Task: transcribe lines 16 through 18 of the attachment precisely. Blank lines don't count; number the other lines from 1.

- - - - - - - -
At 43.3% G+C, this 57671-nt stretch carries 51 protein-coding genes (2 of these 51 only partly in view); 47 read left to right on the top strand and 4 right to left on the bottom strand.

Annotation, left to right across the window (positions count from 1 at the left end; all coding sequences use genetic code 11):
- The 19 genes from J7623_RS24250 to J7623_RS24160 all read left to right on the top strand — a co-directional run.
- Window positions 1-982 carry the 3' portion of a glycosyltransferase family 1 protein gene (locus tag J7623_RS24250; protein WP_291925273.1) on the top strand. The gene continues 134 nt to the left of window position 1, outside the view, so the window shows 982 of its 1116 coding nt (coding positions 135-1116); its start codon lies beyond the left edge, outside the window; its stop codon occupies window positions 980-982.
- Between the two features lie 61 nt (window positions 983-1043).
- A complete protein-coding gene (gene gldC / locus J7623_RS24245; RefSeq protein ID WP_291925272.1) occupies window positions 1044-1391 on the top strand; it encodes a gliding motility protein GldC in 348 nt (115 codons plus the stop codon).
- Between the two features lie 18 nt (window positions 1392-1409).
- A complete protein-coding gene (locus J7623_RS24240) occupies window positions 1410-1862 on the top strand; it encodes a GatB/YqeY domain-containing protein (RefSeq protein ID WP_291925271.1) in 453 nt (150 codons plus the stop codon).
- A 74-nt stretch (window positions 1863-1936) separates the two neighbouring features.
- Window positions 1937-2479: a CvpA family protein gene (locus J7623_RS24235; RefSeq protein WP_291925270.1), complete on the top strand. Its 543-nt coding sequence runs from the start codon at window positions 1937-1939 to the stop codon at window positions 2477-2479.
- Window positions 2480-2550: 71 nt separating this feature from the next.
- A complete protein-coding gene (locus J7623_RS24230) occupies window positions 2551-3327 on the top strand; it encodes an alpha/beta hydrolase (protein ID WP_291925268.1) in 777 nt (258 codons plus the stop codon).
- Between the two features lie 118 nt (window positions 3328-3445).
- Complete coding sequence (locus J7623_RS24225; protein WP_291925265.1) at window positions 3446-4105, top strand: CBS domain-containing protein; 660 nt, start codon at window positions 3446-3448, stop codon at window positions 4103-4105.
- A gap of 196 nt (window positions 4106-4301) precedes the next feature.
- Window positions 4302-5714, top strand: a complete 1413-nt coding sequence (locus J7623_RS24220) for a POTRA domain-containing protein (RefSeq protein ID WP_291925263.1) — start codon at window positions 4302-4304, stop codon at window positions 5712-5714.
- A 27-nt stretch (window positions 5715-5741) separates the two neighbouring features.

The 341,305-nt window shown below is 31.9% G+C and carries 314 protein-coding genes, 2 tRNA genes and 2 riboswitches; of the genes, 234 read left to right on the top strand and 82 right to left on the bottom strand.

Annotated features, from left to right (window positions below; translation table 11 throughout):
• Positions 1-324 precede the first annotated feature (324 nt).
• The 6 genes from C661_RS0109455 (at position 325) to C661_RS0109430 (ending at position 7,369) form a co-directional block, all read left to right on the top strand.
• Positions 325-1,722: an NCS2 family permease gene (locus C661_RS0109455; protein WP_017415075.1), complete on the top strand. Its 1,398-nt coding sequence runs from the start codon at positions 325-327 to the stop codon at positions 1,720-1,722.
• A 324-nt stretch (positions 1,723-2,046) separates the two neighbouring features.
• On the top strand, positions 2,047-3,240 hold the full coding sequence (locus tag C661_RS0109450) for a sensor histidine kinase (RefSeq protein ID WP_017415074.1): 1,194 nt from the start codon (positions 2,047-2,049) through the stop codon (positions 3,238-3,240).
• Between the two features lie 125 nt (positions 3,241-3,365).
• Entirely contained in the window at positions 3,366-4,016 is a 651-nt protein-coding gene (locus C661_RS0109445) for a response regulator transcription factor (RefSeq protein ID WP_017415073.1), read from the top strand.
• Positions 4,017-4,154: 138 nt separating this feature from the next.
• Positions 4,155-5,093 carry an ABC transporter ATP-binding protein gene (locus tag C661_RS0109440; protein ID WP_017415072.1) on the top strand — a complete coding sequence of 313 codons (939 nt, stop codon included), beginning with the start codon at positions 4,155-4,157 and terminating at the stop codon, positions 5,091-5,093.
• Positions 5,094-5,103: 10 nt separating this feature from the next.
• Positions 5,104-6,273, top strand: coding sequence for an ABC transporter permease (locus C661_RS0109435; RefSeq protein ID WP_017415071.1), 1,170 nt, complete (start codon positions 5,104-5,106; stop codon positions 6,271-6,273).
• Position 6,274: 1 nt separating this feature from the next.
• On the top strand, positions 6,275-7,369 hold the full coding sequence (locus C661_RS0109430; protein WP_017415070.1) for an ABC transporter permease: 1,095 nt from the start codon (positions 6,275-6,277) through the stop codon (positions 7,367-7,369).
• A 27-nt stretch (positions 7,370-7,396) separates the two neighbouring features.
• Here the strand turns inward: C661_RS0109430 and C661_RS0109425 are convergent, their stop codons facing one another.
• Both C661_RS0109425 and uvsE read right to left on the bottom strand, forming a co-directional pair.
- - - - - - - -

- Window positions 4302-5714, top strand: a complete 1413-nt coding sequence (locus J7623_RS24220) for a POTRA domain-containing protein (RefSeq protein ID WP_291925263.1) — start codon at window positions 4302-4304, stop codon at window positions 5712-5714.
- A 27-nt stretch (window positions 5715-5741) separates the two neighbouring features.

The 341,305-nt window shown below is 31.9% G+C and carries 314 protein-coding genes, 2 tRNA genes and 2 riboswitches; of the genes, 234 read left to right on the top strand and 82 right to left on the bottom strand.